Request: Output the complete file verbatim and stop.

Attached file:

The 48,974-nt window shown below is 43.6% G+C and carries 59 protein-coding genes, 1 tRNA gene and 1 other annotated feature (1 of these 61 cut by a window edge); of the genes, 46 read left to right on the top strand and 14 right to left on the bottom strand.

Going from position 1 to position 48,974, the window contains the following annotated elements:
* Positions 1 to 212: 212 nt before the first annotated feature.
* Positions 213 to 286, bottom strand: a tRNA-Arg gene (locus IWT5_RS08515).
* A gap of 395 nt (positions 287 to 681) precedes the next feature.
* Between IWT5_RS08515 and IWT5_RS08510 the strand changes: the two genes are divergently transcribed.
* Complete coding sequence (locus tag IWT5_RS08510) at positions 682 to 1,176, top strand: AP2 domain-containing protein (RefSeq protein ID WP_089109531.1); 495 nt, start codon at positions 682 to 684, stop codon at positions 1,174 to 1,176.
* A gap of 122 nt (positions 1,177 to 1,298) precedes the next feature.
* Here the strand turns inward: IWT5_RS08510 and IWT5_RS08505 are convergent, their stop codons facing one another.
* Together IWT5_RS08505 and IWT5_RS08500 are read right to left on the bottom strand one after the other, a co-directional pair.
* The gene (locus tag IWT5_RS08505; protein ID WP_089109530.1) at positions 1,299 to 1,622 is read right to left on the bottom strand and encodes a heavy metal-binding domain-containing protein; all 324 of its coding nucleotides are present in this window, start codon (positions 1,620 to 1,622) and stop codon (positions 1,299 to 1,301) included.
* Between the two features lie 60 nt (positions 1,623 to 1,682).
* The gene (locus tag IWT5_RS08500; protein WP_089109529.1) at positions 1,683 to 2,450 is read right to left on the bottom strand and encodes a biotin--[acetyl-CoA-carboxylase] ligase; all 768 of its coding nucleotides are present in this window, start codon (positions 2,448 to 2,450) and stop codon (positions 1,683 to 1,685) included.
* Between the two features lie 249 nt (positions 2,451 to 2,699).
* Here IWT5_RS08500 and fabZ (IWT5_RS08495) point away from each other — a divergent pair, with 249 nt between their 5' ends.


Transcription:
The 48,974-nt window shown below is 43.6% G+C and carries 59 protein-coding genes, 1 tRNA gene and 1 other annotated feature (1 of these 61 cut by a window edge); of the genes, 46 read left to right on the top strand and 14 right to left on the bottom strand.

Going from position 1 to position 48,974, the window contains the following annotated elements:
* Positions 1 to 212: 212 nt before the first annotated feature.
* Positions 213 to 286, bottom strand: a tRNA-Arg gene (locus IWT5_RS08515).
* A gap of 395 nt (positions 287 to 681) precedes the next feature.
* Between IWT5_RS08515 and IWT5_RS08510 the strand changes: the two genes are divergently transcribed.
* Complete coding sequence (locus tag IWT5_RS08510) at positions 682 to 1,176, top strand: AP2 domain-containing protein (RefSeq protein ID WP_089109531.1); 495 nt, start codon at positions 682 to 684, stop codon at positions 1,174 to 1,176.
* A gap of 122 nt (positions 1,177 to 1,298) precedes the next feature.
* Here the strand turns inward: IWT5_RS08510 and IWT5_RS08505 are convergent, their stop codons facing one another.
* Together IWT5_RS08505 and IWT5_RS08500 are read right to left on the bottom strand one after the other, a co-directional pair.
* The gene (locus tag IWT5_RS08505; protein ID WP_089109530.1) at positions 1,299 to 1,622 is read right to left on the bottom strand and encodes a heavy metal-binding domain-containing protein; all 324 of its coding nucleotides are present in this window, start codon (positions 1,620 to 1,622) and stop codon (positions 1,299 to 1,301) included.
* Between the two features lie 60 nt (positions 1,623 to 1,682).
* The gene (locus tag IWT5_RS08500; protein WP_089109529.1) at positions 1,683 to 2,450 is read right to left on the bottom strand and encodes a biotin--[acetyl-CoA-carboxylase] ligase; all 768 of its coding nucleotides are present in this window, start codon (positions 2,448 to 2,450) and stop codon (positions 1,683 to 1,685) included.
* Between the two features lie 249 nt (positions 2,451 to 2,699).
* Here IWT5_RS08500 and fabZ (IWT5_RS08495) point away from each other — a divergent pair, with 249 nt between their 5' ends.